Luis Felipe Edwards Cabernet Sauvignon 1999
Cabernet Sauvignon from Chile
Initial aromas of plums and cherry give way to a palate redolent with rich flavors of chocolate, prune, and tobacco. Full-bodied to pair with all types of red meats and pasta with red sauce.
Luis Felipe Edwards Winery
The Luis Felipe Edwards range of wines has been created for the discerning consumer who appreciates the full flavours and excellent value of quality wines from the New World. Luis Felipe Edwards Wines is a family-owned, boutique wine producer based in the Colchagua Valley in central Chile, creating fine wines for discerning wine drinkers around the world. The company is building a reputation internationally for the consistent quality of its wines and its professionalism. Our aim is to produce low volumes of grapes, small in size, in order to produce a more intense juice and therefore better quality wines. Very little spraying is used in the vineyard, and we use both drip and flood irrigation. The Puquillay vineyards, 180 km south of Santiago, have a special microclimate due to the mountains surrounding the property, and the considerable temperature differences which ensue are exceptionally favourable for producing fine red wines. 160 hectares are planted here - 105 hectares of Cabernet Sauvignon, 20 hectares of Carmenère, 21 hectares of Shiraz, 7 hectares of Cot, 4 hectares of Petit Verdot and 5 hectares of Merlot. The Pupilla vineyards are located in the same valley and are within 50 kilometres of the Pacific coast. The climate and soil make them particularly suitable for producing high-quality white wines.
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Photo of the sun break following morning fog over the vineyards of Veramonte Winery (located in the Casablanca Valley)
Long and thin, Chile has a lot of land north to south. The wine region here is a series of districts based near Santiago. The vineyards are protected by the Pacific on the west and the Andes mountains on the east. This could help explain why the climate changes more from east to west than north to south – also why the country has remained phylloxera free. Quite a few wineries in Chile were founded by large French wine companies. Seeing the potential of the country, vineyards were bought and planted by these French folks and the results tell of a smart investment. Some of these wineries include: Los Vascos, Casa Lapostolle and Cousino Macul.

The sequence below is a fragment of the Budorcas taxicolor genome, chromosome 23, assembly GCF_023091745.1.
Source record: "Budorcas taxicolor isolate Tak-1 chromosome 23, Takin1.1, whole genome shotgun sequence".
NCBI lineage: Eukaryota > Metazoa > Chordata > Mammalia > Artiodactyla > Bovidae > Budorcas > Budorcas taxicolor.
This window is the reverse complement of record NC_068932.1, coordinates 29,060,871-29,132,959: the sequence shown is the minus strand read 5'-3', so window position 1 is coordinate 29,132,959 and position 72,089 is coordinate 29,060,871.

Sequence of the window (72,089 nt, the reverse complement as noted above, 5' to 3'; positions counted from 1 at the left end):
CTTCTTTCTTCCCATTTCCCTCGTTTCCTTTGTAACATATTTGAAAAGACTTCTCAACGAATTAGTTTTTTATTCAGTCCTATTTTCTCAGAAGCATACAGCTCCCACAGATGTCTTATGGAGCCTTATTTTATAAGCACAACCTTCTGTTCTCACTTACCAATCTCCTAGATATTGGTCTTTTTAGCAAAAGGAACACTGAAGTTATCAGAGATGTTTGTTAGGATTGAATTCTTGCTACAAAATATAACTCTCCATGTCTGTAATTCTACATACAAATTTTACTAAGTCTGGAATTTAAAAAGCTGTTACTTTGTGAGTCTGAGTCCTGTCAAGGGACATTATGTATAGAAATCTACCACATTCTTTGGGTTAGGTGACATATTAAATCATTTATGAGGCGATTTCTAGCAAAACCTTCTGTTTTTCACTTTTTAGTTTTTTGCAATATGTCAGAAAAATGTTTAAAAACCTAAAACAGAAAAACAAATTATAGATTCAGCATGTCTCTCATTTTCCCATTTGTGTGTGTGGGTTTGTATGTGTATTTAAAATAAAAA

And while the inspiration may have been French, but the wines here are quite Chilean.
The main regions of Chile include Maipo (pronounced MY-poh), known for reds like Merlot, Cabernet Sauvignon and Carmenere; Casablanca Valley, a region producing delicious Sauvignon Blanc, as well as other whites & some
reds; Colchaugua, an inland district creating amazing red wines from Syrah and Cabernet Sauvignon, particularly in the Apalta sub-region; and Rapel Valley, settled right under Maipo and producing the same red varietals. A couple of smaller regions to watch include Limari and Elqui, two valleys further north, producing some delicious cool-climate Chardonnay and Bio Bio, an area further south, which is also focused on cool-climate varieties. Chilean wines are growing in exports and more consumers are enjoying the delicious values coming from the country. Red wines of the region, though they cannot be generalized, make the whole gamut of wine quality – quaffable to collectible. Cabernet Sauvignon, Merlot & Carmenere are the main players, though Syrah is also making a splash. Some of the best reds are blends of the above varieties. As for whites, Sauvignon Blanc is typically crisp, herbal and racy, while Chardonnay is richer in style with full-bodied texture and tropical fruit flavors.
About South America
Young, organically farmed Carmenère at Chile's De Martino estate vineyard Chile
are the regions producing the most wine coming out of the continent. The wines from this area are good value with a distinctive taste. They create new world wines with old world character.
Alcohol By Volume Guide
Most wine ranges from 10-16% alcohol by volume. Some varietals tend to have higher (for example Zinfandel and Cabernet Sauvignon) or lower alcohol levels (Pinot Noir and many white varietals), but there is always some variation from producer to producer. Some wine falls outside of this range, for instance Port weighs in closer to 20%, while Muscat and Riesling are usually a bit below 10%.
Wine Style Guide
Light & Crisp
- Light to medium bodied wines that are high in acid and light to medium fruit. Typically no oak.
Fruity & Smooth
- Light to medium bodied wines with lots of juicy fruit, typically medium acid and medium oak.
Rich & Creamy
- Full bodied wines that have typically undergone malo-lactic fermentation and/or spent time in oak.